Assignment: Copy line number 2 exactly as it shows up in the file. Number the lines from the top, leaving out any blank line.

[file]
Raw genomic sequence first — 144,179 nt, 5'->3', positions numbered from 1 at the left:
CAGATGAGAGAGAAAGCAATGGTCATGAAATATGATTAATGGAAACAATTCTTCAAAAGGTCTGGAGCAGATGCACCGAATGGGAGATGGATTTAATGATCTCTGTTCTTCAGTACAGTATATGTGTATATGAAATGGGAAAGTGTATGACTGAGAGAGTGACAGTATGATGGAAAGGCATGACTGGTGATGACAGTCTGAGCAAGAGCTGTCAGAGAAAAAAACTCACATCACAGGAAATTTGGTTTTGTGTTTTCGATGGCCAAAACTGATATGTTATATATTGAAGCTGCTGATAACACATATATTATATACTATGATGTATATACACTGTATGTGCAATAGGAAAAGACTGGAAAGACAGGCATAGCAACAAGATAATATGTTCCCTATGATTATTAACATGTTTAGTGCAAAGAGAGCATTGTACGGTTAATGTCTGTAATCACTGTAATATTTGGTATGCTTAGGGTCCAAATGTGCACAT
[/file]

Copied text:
CAGATGAGAGAGAAAGCAATGGTCATGAAATATGATTAATGGAAACAATTCTTCAAAAGGTCTGGAGCAGATGCACCGAATGGGAGATGGATTTAATGATCTCTGTTCTTCAGTACAGTATATGTGTATATGAAATGGGAAAGTGTATGACTGAGAGAGTGACAGTATGATGGAAAGGCATGACTGGTGATGACAGTCTGAGCAAGAGCTGTCAGAGAAAAAAACTCACATCACAGGAAATTTGGTTTTGTGTTTTCGATGGCCAAAACTGATATGTTATATATTGAAGCTGCTGATAACACATATATTATATACTATGATGTATATACACTGTATGTGCAATAGGAAAAGACTGGAAAGACAGGCATAGCAACAAGATAATATGTTCCCTATGATTATTAACATGTTTAGTGCAAAGAGAGCATTGTACGGTTAATGTCTGTAATCACTGTAATATTTGGTATGCTTAGGGTCCAAATGTGCACAT